Of course, in addition to taking over the police station, you still need to do the same "destroy all the chaos objectives" you need to do for military bases. Once you've done that, rather than instantly becoming rebel controlled, you then need to raise the rebel flag at the flag pole. Only then does the "instant rebel spawn" happen and rebels gain control of the town.
So, why are we freeing towns and occupying bases? Well, ultimately, because at various story points you're forced to but mostly it's to unlock challenges. Those challenges mentioned above? You unlock them by taking over bases and freeing towns.
Unlocks to Unlock Unlocks
Just Cause 2 had a fairly simple upgrade system: some upgrades were obtained simply as you gathered collectibles hidden across the map. Others were unlocked using various "weapon part" of "vehicle part" tokens that were gathered from around the map. This meant you could pick a few favorite weapons and vehicles and concentrate on upgrading just those.
Just Cause 3, on the other and, moves the upgrades behind challenges, and adds a ton more of them. Rather than upgrading a single weapon's damage or ammo capacity, you get general upgrades that affect everything. There are both fewer upgrades (you can't upgrade weapon damage in Just Cause 3 and the only ammo upgrades are for explosives and special weapons) and more upgrades (but now there are a ton of upgrades for everything else).
This makes the process for unlocking some of these upgrades capturing a base to unlock a challenge and then completing the challenge to unlock enough gears to unlock an upgrade.
And the challenges aren't all that fun, making the entire system an annoying slog. There are times when you'll realize that to get a specific upgrade you need to take out a specific military base to unlock a specific challenge that gives the gears you need for that upgrade. It's needlessly convoluted and not all that much fun.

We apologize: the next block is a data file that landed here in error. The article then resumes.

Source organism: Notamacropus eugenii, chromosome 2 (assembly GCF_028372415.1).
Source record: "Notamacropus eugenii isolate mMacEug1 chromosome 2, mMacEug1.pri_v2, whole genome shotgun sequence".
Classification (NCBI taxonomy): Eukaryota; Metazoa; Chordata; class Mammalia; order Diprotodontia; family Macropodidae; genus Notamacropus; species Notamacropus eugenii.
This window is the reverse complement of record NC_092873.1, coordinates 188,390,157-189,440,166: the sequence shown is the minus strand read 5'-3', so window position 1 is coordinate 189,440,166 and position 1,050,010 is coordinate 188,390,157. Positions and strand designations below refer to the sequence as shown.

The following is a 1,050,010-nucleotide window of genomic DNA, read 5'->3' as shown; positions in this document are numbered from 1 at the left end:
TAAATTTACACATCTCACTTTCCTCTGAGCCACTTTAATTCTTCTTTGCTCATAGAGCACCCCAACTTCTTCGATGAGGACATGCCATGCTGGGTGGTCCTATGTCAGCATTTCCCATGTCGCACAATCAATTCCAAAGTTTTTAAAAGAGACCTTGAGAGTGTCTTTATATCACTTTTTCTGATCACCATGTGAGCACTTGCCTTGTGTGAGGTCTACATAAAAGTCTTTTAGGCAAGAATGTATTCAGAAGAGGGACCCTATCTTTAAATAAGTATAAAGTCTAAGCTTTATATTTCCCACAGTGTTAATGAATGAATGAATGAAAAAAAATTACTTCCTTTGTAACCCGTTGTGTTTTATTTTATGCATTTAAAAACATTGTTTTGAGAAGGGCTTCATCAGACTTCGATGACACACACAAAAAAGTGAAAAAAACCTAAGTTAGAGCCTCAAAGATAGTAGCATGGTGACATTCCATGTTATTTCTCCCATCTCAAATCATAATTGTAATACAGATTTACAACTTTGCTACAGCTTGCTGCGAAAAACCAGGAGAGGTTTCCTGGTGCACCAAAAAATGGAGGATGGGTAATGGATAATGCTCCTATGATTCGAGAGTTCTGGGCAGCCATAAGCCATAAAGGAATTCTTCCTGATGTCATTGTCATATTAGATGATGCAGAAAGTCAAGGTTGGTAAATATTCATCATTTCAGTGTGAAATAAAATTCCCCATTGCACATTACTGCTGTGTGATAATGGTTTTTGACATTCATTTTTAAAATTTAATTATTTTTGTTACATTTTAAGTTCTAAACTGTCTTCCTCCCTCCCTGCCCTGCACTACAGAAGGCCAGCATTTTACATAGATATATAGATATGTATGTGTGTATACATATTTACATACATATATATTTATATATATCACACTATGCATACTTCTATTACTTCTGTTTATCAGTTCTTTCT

No, You Can't Just Not Do the Challenges You Hate
I've mentioned that you get gears for completing challenges. What I haven't explained is that they're locked to the specific challenge types. For example, if you want to upgrade the number of Fast Travel flares you carry, those are locked behind air races. You can't decide "I hate air races, I'm going to do auto races instead." Sorry, but if you want to be allowed to fast travel more than once before needing to hunt down an extremely rare flare restock point, you must do the air races.
Auto races, on the other hand, are the only way to upgrade the number of times you can get "rebel drops" before you need to hunt down the restock locations for those.
Wing suit courses are the only way to upgrade your parachute and grappling hook "traversal" skills, but upgrading the grappling hook's strength requires a third challenge type.
Want to be able to look down the sites of your gun and carefully aim it? That requires "shooting range" gears, and those require completing story missions to unlock. (Except, of course, for the one that requires freeing the capital.)
If this sounds pointlessly convoluted and annoying, that's because it is. It detracts from the game and is the reason just about every review of Just Cause 3 will tell you that the game is fun when it lets you have fun.
Not to Mention the Online Junk
And I haven't even gotten to the "asynchronous multiplayer" online junk. Just Cause 3 has leaderboards for the dumbest, stupidest, "I couldn't care less" crap. There's no way to turn it off, to the point where a serious recommendation for PC players is to just block JustCause3.exe in the Windows firewall to force the game into "offline mode." Doing this decreases load times and improves performance at the cost of a feature no one cares about. Seriously, I do not care that xXxSayanGokuJedixXx managed to beat my score for longest vehicle power slide. It's annoying and distracts from the fun of the game. Hopefully they'll add a patch to just disable it.
Just Let Me Have Fun
There's fun to be had in Just Cause 3. Unfortunately, there's also a lot of boring, terrible, horribly unfun stuff that you need to complete to be allowed to get to the parts that are fun.